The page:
> On average, the retailers pay Melbourne Water 70¢ a kilolitre. But the
> opposition's figures show that once the desalination plant is
> operating, it will cost Melbourne Water $1.60 to buy a kilolitre of
> ''These figures show there will be a dramatic rise in Melbourne
> Water's wholesale costs,'' Coalition scrutiny of government spokesman
> David Davis said, warning that the rise could mean a quadrupling of
> water prices.
> ''Victorian households should prepare to pay up to $2000 a year in
> water bills … for the exorbitant mismanaged costs of the desalination
> Creating wealth from our water
> IT may surprise you to know that for Australia, the worldwide water
> situation is an opportunity more than a crisis.
> Unlike most of our food exporting competitors, our major population
> centres are largely coastal and have water insurance in terms of
> desalination plants. So our food bowls need not be drained by the
> cities and can implement a wide range of productivity enhancements.
> Hence, water is not a rigid constraint on either our population or our
> Second, that the idea that "science will tell us the answer" is
> flawed, both because of the limitations of ecological knowledge, and
> because balancing competing needs is a political and not a scientific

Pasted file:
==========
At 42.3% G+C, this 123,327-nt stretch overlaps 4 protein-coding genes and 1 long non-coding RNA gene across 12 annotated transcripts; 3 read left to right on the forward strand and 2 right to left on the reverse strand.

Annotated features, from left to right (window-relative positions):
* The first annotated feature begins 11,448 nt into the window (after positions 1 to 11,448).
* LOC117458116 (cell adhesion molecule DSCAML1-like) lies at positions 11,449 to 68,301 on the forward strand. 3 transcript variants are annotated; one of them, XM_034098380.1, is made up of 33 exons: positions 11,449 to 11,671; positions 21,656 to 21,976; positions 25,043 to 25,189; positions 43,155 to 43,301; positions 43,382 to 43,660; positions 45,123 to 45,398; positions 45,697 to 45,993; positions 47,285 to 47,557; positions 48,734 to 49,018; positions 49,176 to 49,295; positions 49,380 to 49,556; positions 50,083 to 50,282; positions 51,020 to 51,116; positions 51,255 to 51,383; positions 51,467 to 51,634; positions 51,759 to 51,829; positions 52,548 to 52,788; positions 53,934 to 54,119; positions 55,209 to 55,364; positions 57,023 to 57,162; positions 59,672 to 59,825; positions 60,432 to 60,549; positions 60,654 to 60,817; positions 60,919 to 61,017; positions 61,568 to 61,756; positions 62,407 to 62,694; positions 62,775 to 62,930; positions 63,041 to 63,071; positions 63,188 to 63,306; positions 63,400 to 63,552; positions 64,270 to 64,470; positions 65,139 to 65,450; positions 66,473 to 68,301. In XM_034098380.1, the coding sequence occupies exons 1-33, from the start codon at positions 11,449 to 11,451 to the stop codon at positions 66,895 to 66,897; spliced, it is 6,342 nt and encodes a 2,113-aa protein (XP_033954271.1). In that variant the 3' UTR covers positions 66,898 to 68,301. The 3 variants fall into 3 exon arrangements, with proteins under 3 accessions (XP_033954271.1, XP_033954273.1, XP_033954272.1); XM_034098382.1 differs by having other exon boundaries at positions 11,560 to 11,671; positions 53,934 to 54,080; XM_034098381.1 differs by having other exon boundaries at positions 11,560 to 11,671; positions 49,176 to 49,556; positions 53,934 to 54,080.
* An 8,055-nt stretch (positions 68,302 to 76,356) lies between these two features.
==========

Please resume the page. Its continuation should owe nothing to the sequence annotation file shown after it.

> Professor John Briscoe, Harvard University is former head of Water at
> the World Bank. Professor John Langford, Uniwater is former head of
> the Rural Water Commission. Dr Michael Porter is national director,
> CEDA Research and Policy
> Dripping in cash: water chiefs flushed out
> WATER bosses have pocketed salary increases of up to tens of thousands
> of dollars as Victorians suffer years of soaring bills.
> Chiefs are reaping performance bonuses and lucrative packages worth up
> to $420,000 as households struggle with huge price rises and turn off
> their taps.
> Bills for some families are surging up to $400 over four years to pay
> for major projects including Wonthaggi's desalination plant and the
> north-south pipeline.
> Welfare groups are campaigning for relief for pensioners and the
> unemployed to cope with punishing costs.
> Canada's Water Resources In Question
> Privatization of water and Albert's water allocation were hot topics